A computer language is akin to a tool in the toolbox of any tradesman. Each tool is designed for a specific task, be it a hammer, a screwdriver, or wrench. Tools are an aid to productivity, but you only get the benefits of the tool by using it for the right task; hammers bang in nails and screwdrivers are for screws.
The same toolbox concept applies to software engineering. The choice of programming language for undertaking a specific task has a bearing on the developer's productivity.
Java is obviously the main language on any J2EE project. Nevertheless, introducing concepts and language constructs from other programming paradigms can help when tackling areas of functionality to which Java is not ideally suited.
Java is a strongly and statically typed programming language. By contrast, scripting languages tend to be weakly typed and highly dynamic.
Strong typing is important for production systems, as the compiler scrupulously checks for any unintended type conversions, raising them as an error before the system is even run.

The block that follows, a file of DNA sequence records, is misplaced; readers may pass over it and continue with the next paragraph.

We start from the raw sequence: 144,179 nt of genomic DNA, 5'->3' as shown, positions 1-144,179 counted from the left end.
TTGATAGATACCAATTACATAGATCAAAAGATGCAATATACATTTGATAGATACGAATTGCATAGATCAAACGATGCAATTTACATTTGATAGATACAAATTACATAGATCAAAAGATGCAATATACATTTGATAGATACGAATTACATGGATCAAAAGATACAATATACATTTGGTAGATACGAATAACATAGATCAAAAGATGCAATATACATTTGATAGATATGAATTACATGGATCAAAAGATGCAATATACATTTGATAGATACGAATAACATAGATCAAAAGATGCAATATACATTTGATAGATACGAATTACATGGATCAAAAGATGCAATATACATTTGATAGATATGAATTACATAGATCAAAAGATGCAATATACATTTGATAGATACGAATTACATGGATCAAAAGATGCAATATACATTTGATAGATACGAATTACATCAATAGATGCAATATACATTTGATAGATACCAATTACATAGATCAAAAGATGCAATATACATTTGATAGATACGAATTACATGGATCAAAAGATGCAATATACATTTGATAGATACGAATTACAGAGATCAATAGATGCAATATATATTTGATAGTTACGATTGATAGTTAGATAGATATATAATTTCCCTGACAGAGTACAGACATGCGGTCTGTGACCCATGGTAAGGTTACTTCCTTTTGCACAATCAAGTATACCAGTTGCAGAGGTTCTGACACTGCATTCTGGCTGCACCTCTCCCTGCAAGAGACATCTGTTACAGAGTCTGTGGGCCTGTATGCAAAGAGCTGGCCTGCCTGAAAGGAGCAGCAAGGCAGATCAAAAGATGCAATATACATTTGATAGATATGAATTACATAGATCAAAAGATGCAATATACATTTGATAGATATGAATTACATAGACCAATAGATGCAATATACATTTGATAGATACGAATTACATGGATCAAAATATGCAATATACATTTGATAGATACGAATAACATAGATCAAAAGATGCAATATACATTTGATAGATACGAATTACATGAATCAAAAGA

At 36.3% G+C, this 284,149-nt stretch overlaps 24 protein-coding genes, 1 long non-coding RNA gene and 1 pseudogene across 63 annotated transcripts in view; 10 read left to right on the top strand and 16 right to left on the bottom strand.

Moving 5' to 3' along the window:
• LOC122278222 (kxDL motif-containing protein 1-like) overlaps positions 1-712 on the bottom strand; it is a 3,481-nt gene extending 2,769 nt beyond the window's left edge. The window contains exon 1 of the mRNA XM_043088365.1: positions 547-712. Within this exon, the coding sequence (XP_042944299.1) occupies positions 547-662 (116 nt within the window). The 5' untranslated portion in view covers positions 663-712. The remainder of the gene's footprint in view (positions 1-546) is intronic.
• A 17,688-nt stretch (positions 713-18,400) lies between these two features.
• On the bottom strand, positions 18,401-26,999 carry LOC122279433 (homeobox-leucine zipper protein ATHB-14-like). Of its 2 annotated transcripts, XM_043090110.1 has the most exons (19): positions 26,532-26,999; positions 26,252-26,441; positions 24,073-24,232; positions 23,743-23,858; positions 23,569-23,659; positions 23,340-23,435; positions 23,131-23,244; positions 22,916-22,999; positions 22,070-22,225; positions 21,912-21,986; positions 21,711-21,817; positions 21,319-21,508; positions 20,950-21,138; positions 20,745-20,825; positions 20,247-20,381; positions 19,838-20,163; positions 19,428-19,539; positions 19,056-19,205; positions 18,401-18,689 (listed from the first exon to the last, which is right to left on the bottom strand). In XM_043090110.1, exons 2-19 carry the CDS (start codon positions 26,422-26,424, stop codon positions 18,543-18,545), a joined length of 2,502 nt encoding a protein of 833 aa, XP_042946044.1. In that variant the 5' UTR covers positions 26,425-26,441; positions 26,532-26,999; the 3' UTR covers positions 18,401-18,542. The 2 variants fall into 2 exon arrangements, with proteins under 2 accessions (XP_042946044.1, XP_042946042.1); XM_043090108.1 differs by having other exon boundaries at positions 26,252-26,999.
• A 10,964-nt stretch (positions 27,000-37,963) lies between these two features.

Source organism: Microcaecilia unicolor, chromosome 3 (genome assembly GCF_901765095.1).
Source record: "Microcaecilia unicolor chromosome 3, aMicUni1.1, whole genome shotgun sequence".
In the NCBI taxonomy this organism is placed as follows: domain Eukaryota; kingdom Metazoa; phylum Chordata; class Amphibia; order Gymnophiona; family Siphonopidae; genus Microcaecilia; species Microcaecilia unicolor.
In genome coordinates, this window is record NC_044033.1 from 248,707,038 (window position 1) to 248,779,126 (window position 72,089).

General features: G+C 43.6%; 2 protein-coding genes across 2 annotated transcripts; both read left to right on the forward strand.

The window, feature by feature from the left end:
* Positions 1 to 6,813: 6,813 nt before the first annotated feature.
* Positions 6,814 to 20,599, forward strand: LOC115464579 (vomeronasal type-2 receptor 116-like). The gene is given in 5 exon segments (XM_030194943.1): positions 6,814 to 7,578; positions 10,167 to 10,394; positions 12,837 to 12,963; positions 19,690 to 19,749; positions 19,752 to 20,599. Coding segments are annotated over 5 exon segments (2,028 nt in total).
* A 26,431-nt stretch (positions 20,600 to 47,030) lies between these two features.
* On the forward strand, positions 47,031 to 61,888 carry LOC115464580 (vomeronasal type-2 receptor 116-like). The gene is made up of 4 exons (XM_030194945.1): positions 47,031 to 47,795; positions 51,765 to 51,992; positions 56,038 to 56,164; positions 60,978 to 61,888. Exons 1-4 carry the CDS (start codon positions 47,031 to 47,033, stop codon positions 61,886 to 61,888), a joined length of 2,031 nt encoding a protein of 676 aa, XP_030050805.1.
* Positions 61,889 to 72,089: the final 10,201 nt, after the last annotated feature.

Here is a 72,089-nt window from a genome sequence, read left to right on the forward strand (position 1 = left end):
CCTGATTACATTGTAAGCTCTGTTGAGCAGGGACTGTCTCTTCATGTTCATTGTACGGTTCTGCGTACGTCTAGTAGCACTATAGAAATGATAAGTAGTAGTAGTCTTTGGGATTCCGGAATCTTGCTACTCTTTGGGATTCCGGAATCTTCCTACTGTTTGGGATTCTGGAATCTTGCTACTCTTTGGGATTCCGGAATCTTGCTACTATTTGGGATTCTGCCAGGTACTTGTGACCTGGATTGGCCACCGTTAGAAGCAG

Mission-critical systems, such as military software and air-traffic-control systems tend to use Ada, a language developed by the Department of Defense that is considerably more stringent on type safety than Java. For these systems, the presence of an undetected defect could have lethal consequences.
Type safety is therefore a mechanism for assisting in the development of reliable and robust software, and it is an important language feature for any software that requires high levels of reliability.
However, not all software developed on an enterprise project falls into this category, and there are many extraneous tasks surrounding the development of the main application for which less scrupulous languages are better suited. This is where scripting languages enter the picture.
Here are some examples of these additional project tasks that can benefit from the use of a scripting language:
The next section considers the features of a language that make it well suited for scripting purposes.